balk (bôk), n. the side of an excavation square, a balk retains a vertical record of the strata in the square. After a balk is drawn to scale, it may be excavated.

guf•fa (goµoµf× «), n. a rubber bucket used to remove dirt.

me•ter stick (me× t«r stik), n. a stick in a picture that tells the size of the object. For small objects, such as coins or jewelry, a meter stick marked in one-centimeter sections is used. For larger objects the sections are longer.

pa•tish (p« teµsh×), n. The Hebrew word for hammer—actually, a small pick, especially useful for careful, inch-by-inch chipping away at packed earth.

pick (pik), n. your ordinary garden variety. Used for quick removal of deposits that have been tested and are expected to be archaeologically unremarkable.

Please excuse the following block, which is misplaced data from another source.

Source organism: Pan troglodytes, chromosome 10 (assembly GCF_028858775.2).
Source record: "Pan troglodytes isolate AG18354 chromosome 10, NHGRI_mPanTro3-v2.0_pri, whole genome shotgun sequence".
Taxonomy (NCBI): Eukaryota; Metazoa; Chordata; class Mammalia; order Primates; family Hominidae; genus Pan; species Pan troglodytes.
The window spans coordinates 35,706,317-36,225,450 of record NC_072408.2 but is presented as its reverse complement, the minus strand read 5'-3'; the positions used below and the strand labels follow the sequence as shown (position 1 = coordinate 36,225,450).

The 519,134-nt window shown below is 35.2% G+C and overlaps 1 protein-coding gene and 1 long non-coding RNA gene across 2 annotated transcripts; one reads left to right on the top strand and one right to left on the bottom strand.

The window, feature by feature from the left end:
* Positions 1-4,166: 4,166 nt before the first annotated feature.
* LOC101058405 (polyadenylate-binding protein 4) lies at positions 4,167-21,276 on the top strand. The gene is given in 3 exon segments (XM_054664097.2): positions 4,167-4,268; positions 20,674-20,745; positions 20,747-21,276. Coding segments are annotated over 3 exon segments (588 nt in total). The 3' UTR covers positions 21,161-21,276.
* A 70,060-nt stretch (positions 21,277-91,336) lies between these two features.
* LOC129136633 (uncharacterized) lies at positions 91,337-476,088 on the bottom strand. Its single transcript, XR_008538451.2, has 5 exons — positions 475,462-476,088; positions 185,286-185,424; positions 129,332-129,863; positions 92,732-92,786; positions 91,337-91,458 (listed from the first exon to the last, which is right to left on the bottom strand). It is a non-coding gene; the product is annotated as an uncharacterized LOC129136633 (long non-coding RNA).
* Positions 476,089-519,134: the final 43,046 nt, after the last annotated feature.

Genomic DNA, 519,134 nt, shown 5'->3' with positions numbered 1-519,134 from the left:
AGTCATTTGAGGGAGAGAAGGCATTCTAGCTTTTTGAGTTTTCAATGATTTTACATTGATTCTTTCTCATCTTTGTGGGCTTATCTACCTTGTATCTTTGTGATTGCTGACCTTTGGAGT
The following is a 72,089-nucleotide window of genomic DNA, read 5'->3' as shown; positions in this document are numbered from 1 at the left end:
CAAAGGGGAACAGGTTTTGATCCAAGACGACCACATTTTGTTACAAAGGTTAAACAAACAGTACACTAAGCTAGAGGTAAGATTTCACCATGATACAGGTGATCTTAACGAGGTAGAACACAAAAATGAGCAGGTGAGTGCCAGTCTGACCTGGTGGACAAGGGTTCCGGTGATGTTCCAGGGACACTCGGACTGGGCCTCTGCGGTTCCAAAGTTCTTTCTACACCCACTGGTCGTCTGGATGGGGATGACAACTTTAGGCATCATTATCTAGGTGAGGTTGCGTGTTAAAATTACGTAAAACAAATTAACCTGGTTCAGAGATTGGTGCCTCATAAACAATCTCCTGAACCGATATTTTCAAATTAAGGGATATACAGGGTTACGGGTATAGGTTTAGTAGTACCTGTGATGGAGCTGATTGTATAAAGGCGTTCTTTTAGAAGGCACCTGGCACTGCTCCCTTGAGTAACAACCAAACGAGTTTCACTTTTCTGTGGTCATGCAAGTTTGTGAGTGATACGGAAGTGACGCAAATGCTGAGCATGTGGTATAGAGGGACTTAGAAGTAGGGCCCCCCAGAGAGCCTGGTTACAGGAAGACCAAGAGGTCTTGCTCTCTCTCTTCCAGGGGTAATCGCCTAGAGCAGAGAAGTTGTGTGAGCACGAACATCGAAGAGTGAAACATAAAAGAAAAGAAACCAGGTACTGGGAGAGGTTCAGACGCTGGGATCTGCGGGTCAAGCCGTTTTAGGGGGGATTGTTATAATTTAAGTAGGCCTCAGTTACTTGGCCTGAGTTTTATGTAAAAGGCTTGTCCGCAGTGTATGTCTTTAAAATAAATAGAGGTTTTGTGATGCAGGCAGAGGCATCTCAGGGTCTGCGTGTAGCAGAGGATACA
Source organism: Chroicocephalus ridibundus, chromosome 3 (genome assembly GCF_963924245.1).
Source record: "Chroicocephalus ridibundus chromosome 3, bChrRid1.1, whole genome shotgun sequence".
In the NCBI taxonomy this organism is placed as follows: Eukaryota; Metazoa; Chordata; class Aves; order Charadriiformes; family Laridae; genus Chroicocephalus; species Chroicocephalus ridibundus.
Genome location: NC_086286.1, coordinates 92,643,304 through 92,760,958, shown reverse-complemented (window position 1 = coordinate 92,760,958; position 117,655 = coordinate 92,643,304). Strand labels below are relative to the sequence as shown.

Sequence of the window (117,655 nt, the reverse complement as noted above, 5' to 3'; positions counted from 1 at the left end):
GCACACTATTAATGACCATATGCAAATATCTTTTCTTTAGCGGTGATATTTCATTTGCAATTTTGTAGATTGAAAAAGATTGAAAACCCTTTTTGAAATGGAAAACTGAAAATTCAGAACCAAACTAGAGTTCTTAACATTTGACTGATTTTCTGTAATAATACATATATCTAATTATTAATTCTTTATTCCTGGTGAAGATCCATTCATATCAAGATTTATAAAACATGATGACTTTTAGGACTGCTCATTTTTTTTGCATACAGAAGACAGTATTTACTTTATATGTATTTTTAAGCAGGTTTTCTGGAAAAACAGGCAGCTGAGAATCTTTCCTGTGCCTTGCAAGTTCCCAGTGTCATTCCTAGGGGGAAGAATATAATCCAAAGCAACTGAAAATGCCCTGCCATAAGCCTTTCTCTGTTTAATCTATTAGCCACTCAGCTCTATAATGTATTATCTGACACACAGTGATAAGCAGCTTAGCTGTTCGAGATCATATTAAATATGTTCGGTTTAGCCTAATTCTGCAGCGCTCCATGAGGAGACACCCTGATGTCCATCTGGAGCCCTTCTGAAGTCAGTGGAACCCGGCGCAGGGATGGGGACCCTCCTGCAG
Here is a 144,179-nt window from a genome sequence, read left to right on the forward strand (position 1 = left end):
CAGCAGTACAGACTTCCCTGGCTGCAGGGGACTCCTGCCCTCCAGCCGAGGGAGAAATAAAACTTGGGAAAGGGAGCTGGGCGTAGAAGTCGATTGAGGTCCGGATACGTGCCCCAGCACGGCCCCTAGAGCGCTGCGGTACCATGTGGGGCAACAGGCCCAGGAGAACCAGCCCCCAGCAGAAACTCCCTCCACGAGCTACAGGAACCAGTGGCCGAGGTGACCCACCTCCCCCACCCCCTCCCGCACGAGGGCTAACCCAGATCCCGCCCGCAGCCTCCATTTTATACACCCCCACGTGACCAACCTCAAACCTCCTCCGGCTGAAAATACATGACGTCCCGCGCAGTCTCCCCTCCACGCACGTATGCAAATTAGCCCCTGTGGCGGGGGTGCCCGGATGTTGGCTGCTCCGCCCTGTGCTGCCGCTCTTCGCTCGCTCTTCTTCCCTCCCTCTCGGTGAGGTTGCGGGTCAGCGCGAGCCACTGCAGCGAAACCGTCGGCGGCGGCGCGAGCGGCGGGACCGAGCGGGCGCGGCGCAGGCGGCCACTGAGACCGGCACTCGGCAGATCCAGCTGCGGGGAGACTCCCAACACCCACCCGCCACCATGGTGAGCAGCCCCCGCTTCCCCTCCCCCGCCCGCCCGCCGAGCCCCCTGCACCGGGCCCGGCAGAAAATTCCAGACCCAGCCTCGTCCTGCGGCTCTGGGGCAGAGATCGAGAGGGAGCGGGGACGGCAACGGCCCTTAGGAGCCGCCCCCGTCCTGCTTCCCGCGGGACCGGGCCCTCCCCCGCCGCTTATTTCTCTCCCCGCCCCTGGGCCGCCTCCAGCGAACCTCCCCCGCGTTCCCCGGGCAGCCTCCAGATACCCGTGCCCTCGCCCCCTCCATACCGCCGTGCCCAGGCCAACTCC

re•cord book (rek× «rd boáok), n. a detailed account of the excavation in progress, including soils, architecture and finds.

pot•ter•y read•ing (pot× e reµ reµ× ding), v. examining pottery at the end of the day to date it.

sherd (shûrd), n. a piece of broken pottery. Clay vessels were the Tupperware of antiquity.

sift•ing (sif× ting), v. a sieve is used to sift soil to detect small objects such as beads or coins.

stone-for-stone (stoµn f«r stoµn), n. a precise drawing indicating where each stone of a wall or other architectural element was found.

top plan (top plan), n. a drawing of part of an excavation as if looking down from above.

trac•ing a floor (traµ× sing « flôr), v. it is sometimes hard to distinguish a floor surface from the debris packed on top of it.

trans•it (tran× sit, -zit), n. an instrument that measures the vertical position of objects as compared with a fixed reference point, such as a place on the tell’s surface. Helps to determine and record precisely where finds were made.